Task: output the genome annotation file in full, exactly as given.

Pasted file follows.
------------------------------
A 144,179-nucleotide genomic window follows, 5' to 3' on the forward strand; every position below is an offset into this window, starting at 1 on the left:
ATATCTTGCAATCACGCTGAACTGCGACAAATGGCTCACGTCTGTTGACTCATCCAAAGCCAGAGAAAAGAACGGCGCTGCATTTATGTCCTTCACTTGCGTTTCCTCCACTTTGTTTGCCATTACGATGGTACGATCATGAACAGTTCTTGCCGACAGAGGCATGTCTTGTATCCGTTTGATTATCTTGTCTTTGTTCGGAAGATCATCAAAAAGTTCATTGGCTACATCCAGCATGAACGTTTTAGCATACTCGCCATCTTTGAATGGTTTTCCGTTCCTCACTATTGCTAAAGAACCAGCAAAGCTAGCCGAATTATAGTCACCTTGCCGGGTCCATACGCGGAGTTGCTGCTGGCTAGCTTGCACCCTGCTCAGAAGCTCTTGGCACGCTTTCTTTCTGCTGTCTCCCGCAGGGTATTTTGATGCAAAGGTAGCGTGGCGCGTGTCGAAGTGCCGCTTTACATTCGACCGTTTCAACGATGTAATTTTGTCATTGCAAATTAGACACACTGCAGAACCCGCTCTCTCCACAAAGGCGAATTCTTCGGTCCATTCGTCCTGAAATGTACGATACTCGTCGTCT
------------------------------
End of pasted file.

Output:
A 144,179-nucleotide genomic window follows, 5' to 3' on the forward strand; every position below is an offset into this window, starting at 1 on the left:
ATATCTTGCAATCACGCTGAACTGCGACAAATGGCTCACGTCTGTTGACTCATCCAAAGCCAGAGAAAAGAACGGCGCTGCATTTATGTCCTTCACTTGCGTTTCCTCCACTTTGTTTGCCATTACGATGGTACGATCATGAACAGTTCTTGCCGACAGAGGCATGTCTTGTATCCGTTTGATTATCTTGTCTTTGTTCGGAAGATCATCAAAAAGTTCATTGGCTACATCCAGCATGAACGTTTTAGCATACTCGCCATCTTTGAATGGTTTTCCGTTCCTCACTATTGCTAAAGAACCAGCAAAGCTAGCCGAATTATAGTCACCTTGCCGGGTCCATACGCGGAGTTGCTGCTGGCTAGCTTGCACCCTGCTCAGAAGCTCTTGGCACGCTTTCTTTCTGCTGTCTCCCGCAGGGTATTTTGATGCAAAGGTAGCGTGGCGCGTGTCGAAGTGCCGCTTTACATTCGACCGTTTCAACGATGTAATTTTGTCATTGCAAATTAGACACACTGCAGAACCCGCTCTCTCCACAAAGGCGAATTCTTCGGTCCATTCGTCCTGAAATGTACGATACTCGTCGTCT